Edith C. Holocaust testimony (HVT-3125) interviewed by Barbara Dover and Lorraine Summer
- Baltimore, Md. : Baltimore Jewish Council, 1989
- Interview Date
- January 5, 1989.
- 4 copies: 3/4 in. master; Betacam SP restoration master; Betacam SP restoration submaster; and 1/2 in. VHS with time coding.
- Cite As
- Edith C. Holocaust Testimony (HVT-3125). Fortunoff Video Archive for Holocaust Testimonies, Yale University Library.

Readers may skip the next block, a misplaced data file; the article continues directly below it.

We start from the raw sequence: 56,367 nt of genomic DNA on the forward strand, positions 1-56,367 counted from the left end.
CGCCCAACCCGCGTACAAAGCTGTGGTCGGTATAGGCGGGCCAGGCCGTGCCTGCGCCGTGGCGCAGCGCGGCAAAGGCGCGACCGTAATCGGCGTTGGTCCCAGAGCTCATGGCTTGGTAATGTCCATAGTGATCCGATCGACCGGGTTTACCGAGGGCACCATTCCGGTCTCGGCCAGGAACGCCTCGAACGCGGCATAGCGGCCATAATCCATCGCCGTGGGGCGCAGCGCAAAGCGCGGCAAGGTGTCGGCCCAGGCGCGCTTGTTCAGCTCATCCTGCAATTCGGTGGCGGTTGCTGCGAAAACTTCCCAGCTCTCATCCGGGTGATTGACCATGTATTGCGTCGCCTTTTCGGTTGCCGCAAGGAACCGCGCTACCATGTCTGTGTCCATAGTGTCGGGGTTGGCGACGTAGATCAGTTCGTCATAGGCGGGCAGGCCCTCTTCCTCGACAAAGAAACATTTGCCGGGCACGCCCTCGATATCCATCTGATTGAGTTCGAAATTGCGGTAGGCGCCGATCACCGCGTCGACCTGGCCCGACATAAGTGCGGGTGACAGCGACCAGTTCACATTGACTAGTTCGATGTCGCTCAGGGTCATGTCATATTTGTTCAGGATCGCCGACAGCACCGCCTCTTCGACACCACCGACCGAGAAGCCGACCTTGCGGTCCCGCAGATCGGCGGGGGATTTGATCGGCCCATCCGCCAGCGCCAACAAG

Videotape testimony of Edith C., who was born in Vienna, Austria in 1928, one of two children. She recounts her family's poverty; their orthodoxy; moving to Genoa in 1937; initiation of anti-Jewish “racial” laws after the German-Italian alliance; traveling to Nice illegally via Ventimiglia; obtaining political asylum in April 1939; assistance from a refugee committee; attending school; her father's incarceration as an enemy alien after the outbreak of war; German invasion; his release; his and her brother's incarceration in Gurs, then Rivesaltes; her brother's escape; hiding him on a nearby farm; arranging for his legal status as a foreign worker; his assignment to a quarry in Montlaur; joining him with her mother; working in a nearby vineyard; accompanying her brother when he was transferred to Agde in August 1942; returning to Montlaur; obtaining false papers from a Jewish resistance unit; working as a seamstress in Carcassonne; separation from her mother when she was placed in a convent in Castelnaudary, then a Jewish children's home in Moissac; hospitalization; attending school; a teacher promoting her membership in the scouts and mentoring her; a positive experience at a camp run by Sixièmè for hidden children during Christmas vacation; transfer to a school in Pézenas, briefly to a children's home, a vocational school, then a home for developmentally disabled girls; being moved with other children to Clermont in May 1944 to be smuggled to Switzerland; placement in a transport camp, a quarantine camp in Champéry, then with the Red Cross in Geneva when she was ill; quarantine in Chesières for tuberculosis; living in an orphanage in Speicher; learning her father and brother had been deported to Auschwitz (they did not survive); locating her mother through the Red Cross; and joining her in Toulouse in July 1945. Ms. C. discusses staying in contact with her mother until leaving for Switzerland, and becoming very religious in Switzerland, but losing her faith after the war upon learning of Nazi atrocities and the genocide against Jews. She shows documents and photographs.